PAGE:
Bureau of Audit
Audit Report On The Hewlett-Packard System Integration Contract Expenditures Associated With The Emergency Communications Transformation Program
May 30, 2012
AUDIT REPORT IN BRIEF
Download the Complete Report (pdf 458 KB)
The Emergency Communications Transformation Program (ECTP) was initiated in 2004 to transform and consolidate the City’s 911 Emergency Dispatch System. The objective of the ECTP is to centralize and integrate the call-taking and dispatch operations between the New York Police Department (NYPD) and Fire Department of New York (FDNY), including its Emergency Medical Dispatch (EMD) division, into two fully integrated Public Safety Answering Centers (PSAC 1 and PSAC 2) equipped with state-of-the-art hardware and software communications systems.
On April 1, 2005, the Department of Information Technology and Telecommunications (DoITT) contracted with Hewlett-Packard Company (HP) as system integrator for the ECTP. The contract includes, but is not limited to, development for PSAC facilities, organizational transformation of the call-taking process, application integration for all Computer-Aided Dispatch (CAD) systems and the Automated Vehicle Location (AVL) system, and the communication infrastructure supporting the ECTP.
The ECTP system integration contract has a not-to-exceed amount of $380 million over a five-year term with two additional options to extend the contract for an additional year through June 30, 2012.1 On January 6, 2012, the projected contract expenditures were $346 million and as of April 17, 2012, the City expended approximately $309 million of the $346 million.
The Comptroller’s Office issued the Audit Report on the Project Management for the Emergency Communications Transformation Program by the New York City Department of Information Technology and Telecommunications on March 20, 2012 (Audit #7A11-104). The current report addresses a more detailed audit of one aspect of that overall engagement - the HP ECTP system integration contract.
Audit Findings and Conclusions
We do not have reasonable assurance that the expenditures of the HP ECTP system integration contract were reasonable and justified and that the scope of services was met. DoITT’s questionable selection of HP as the system integrator on this project in 2005, compounded with HP’s poor performance and its inadequate oversight over consultants’ performance, resulted in the failure to complete all original component projects (i.e., unified CAD system and PSAC 2) of this contract.2 The preceding factors, combined with poor contract management by DoITT, resulted in significant cost overruns. The estimated cost overrun of the ECTP system integration and overall project management could be as much as $362 million.
As of April 17, 2012, the City has paid HP $309 million of the $346 million currently projected for this contract.3 Effective January 2011, DoITT awarded a second system integration contract, not to exceed $286 million, to complete one of the original components identified in the project definition (PSAC 2).4 Consequently, the anticipated overall system integration cost increases to $632 million ($346 million current ECTP projected expenditures plus $286 million, the cost of the second system integration contract awarded to a different contractor). Based on our analysis of the budget breakdown provided by DoITT, we estimate the cost overruns could be as much as $362 million ($632 million minus $270 million originally estimated for equipment and system integration services for both PSACs).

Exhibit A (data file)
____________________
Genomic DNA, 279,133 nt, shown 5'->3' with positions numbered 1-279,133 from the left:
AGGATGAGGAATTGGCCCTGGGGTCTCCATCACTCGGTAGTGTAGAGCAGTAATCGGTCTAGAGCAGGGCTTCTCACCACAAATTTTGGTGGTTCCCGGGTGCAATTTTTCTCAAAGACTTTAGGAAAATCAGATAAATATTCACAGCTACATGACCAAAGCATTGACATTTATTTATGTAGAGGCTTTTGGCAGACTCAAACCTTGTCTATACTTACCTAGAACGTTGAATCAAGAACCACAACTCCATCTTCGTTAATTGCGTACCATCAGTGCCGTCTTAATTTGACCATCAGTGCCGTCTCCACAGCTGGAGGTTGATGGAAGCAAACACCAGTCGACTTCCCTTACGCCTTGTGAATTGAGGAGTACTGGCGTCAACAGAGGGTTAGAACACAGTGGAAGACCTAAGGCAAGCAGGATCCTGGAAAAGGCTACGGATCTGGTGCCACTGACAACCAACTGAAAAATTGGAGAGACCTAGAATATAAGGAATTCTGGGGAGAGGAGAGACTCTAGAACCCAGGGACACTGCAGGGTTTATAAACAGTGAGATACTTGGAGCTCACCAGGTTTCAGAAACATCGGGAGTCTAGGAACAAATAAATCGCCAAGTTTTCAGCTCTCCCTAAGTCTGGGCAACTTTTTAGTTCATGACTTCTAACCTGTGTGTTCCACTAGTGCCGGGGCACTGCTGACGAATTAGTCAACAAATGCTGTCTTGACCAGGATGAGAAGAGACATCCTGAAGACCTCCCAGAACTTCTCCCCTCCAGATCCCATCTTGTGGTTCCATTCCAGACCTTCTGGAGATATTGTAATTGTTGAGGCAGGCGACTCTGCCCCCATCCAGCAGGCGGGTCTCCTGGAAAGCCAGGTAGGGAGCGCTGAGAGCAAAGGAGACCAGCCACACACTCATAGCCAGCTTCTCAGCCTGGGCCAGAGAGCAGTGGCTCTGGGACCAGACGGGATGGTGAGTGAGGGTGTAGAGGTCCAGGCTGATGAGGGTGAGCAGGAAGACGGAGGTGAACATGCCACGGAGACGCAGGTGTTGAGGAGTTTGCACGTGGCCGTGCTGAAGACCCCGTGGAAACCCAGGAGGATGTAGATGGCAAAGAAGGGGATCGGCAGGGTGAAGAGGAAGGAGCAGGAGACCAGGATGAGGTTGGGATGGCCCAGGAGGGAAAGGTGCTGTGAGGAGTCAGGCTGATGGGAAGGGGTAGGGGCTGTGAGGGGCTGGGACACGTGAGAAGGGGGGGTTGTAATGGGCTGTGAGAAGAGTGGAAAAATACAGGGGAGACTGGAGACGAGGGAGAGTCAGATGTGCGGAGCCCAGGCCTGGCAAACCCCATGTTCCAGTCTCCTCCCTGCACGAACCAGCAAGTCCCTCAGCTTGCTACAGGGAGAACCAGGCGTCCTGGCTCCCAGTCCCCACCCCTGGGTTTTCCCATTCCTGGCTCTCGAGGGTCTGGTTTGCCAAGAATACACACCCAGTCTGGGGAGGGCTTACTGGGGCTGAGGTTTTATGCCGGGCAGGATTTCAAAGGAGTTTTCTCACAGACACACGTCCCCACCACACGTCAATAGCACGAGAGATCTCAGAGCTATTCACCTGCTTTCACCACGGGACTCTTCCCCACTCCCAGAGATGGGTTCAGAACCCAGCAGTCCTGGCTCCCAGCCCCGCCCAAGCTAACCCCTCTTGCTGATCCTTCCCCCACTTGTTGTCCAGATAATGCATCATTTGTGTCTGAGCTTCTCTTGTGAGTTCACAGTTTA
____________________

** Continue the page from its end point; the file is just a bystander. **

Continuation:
DoITT should not have awarded the system integration contract to HP in 2005 because 1) HP did not receive the minimum technical score DoITT required to be considered a viable contractor and 2) DoITT did not maintain documentation to justify awarding this contract to HP.5 According to DoITT, after the only other contractor withdrew its proposal, HP was awarded the contract even though it did not achieve the minimum technical score because it received outstanding recommendations from two government agencies (NYPD and the US Air Force). However, DoITT did not maintain any documentation to substantiate the alleged outstanding recommendations that supported its decision. In fact, our audit found documentation to the contrary—that on November 4, 2004, HP was rated as a poor performer on another ECTP-related contract (with NYPD) prior to being awarded this contract and thus DoITT had no valid justification for selecting HP.
DoITT also did not exercise good judgment when overseeing the contract and ensuring HP provided qualified consultants to work on the project. Specifically, DoITT did not reduce the maximum contract amount when it decided HP could not implement the unified CAD system or complete the work related to PSAC 2. In addition, DoITT allowed HP to use very large mark-ups for the services provided by subcontractors, changed fixed price component projects to time and material basis, and allowed HP to charge a portion of its administrative costs related to this contract to the City.
After being awarded this contract, HP’s performance did not meet the City’s expectations. In 2007, the then-DoITT Commissioner expressed that DoITT, NYPD, and FDNY were disappointed by HP’s performance. A year later, DoITT rated HP’s performance as “Needs Improvement” and “Unsatisfactory” in the 2008 VENDEX Contractor Performance Evaluation. HP’s deficiencies were also detailed in a May 2009 report prepared by Gartner Inc. (Gartner), DoITT’s independent quality assurance consultant, which reviewed HP’s performance under the contract for the period of April 2005 through April 2008. However, HP was allowed to continue its work on this contract. During this period, April 2005 to April 2008, HP was paid $113 million.